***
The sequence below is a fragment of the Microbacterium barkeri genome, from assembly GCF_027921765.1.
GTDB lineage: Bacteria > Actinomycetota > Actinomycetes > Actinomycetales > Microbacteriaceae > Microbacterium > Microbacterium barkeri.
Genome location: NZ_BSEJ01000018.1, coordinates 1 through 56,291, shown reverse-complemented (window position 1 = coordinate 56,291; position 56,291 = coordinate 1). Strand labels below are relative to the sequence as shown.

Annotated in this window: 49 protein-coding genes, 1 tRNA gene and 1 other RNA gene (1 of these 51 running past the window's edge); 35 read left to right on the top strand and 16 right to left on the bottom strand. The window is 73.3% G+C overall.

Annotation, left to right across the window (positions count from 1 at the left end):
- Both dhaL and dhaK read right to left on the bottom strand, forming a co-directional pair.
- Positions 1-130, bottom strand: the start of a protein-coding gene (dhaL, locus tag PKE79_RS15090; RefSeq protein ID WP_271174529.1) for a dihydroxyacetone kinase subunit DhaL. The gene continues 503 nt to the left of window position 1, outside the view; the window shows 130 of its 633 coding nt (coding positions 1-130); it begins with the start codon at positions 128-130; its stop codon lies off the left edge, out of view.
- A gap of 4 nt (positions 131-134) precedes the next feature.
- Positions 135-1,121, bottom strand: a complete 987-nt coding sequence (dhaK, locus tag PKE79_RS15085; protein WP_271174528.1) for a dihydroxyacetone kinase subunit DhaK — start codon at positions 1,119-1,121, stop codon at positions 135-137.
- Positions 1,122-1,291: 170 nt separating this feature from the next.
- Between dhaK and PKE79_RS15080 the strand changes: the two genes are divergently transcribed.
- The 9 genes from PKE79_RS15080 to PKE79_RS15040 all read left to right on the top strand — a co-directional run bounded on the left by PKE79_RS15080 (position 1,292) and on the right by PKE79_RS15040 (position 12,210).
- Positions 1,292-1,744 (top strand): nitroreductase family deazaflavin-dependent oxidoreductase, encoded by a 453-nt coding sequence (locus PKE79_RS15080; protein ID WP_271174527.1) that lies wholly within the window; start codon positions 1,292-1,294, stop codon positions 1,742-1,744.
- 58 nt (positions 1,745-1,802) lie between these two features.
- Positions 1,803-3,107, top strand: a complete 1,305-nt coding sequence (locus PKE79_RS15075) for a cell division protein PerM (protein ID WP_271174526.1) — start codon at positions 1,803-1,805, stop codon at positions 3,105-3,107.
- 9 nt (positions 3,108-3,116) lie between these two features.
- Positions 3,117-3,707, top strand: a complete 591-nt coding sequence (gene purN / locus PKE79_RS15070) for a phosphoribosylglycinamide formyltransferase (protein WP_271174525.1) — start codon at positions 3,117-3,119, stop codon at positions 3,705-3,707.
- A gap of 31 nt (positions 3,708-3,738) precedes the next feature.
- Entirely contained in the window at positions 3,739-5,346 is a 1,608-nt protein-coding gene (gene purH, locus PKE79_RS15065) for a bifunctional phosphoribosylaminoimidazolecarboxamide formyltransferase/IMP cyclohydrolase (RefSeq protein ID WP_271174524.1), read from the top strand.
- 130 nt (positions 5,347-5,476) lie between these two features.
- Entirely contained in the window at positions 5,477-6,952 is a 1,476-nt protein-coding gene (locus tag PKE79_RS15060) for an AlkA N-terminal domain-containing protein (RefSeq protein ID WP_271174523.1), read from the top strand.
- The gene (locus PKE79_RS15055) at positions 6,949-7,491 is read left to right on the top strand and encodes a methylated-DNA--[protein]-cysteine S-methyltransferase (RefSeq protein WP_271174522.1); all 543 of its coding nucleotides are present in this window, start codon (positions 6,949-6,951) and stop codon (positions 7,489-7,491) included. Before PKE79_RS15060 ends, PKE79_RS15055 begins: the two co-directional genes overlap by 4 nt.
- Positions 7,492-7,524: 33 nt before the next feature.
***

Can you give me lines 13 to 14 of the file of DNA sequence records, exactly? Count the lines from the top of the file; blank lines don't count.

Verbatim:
- Positions 1,292-1,744 (top strand): nitroreductase family deazaflavin-dependent oxidoreductase, encoded by a 453-nt coding sequence (locus PKE79_RS15080; protein ID WP_271174527.1) that lies wholly within the window; start codon positions 1,292-1,294, stop codon positions 1,742-1,744.
- 58 nt (positions 1,745-1,802) lie between these two features.